The size of the particles may vary over a wide range. Typically these particles may run from 100 mesh or coarser all the way down to 1 micron. These sizes, however, are not meant to be limiting. Colloidal particles, for example, may be used in this application.

The proportion of conductive to non-conductive particles may vary extensively. The practical limits must be determined experimentally, but in theory anywhere from 100 percent conductive particles to zero percent may be employed. The geometry of the capacitor will be a factor in determining the proportion.

DETAILED DESCRIPTION OF THE PREFERRED EMBODIMENT

The rationale for using small particles of an electrically conductive material in a capacitor is that large surface areas can be achieved by this means. This effect can be visualized by slicing a block in three directions at right angles. As the thickness of the slices is reduced, the surface area of the resulting particles is increased. The total area of all particles will be inversely proportional to the length of an edge raised to the third power. If spherical particles are produced, the total area is inversely proportional to their diameter cubed.

A second advantage of using small particles is that the distance between particles is reduced as their diameter decreases. Mathematically this relationship can be expressed by saying the distance between particles is proportional to their diameter.

When the above relationships for area and distance are substituted into the basic equation for capacitance, the following expression is obtained: C = K D 4

Where C is capacitance, K is a proportionality constant and D is the diameter of the particles. This expression is noteworthy because it shows that the capacitance is inversely proportional to the fourth power of the diameter.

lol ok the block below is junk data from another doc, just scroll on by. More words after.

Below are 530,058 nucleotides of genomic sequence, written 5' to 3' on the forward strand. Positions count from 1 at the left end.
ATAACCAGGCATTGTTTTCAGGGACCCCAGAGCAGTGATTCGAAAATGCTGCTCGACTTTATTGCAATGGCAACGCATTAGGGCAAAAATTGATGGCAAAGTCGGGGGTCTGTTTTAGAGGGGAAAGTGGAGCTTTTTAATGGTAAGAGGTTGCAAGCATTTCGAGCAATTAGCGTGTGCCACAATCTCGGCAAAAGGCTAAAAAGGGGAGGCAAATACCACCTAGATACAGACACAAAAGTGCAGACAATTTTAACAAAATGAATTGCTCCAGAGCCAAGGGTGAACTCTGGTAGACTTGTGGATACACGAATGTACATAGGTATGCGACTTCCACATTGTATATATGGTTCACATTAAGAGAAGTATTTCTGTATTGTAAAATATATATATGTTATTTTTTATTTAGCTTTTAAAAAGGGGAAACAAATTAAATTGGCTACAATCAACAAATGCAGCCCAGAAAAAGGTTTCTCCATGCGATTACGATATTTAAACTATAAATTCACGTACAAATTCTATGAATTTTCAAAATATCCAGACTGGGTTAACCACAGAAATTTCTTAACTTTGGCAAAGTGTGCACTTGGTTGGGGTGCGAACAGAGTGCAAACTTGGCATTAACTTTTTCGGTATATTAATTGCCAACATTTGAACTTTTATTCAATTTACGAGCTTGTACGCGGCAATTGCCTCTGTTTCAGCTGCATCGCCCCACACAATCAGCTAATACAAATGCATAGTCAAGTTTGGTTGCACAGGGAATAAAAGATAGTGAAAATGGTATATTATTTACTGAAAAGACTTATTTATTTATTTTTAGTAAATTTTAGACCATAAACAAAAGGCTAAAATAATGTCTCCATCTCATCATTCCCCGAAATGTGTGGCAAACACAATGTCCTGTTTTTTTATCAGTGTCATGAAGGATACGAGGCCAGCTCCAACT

In designing a capacitor, a number of practical considerations must be faced. The particles of conductive material and non-conductive material must be intimately mixed so as to provide a random composition. In this manner, strands or clumps of conductive particles are formed. These agglomerations will form a conductive network between the plates of the capacitor.

Obtaining a random mixture of conductive and non-conductive particles is not necessarily simple. Ideally both types of particles should be identical in size, shape, and density. Even then considerable agitation is required to obtain perfect mixing. Spherical particles are preferred because they provide the greatest free surface area.

Experimental work quickly confirms another obstacle. Because of the very large number of particles present, the total contact resistance becomes significantly large. Aluminum particles, for example, are covered with an oxide layer that offers electrical resistance. In their aggregate, these particles contribute substantial resistance.

In order to minimize contact resistance, several alternatives are available. Less reactive metals can be used that do not oxidize or tarnish so easily. The metal particles can be coated with a noble metal such as platinum or gold. Finally, pressure can be applied to the mixture of particles by a piston or other suitable device.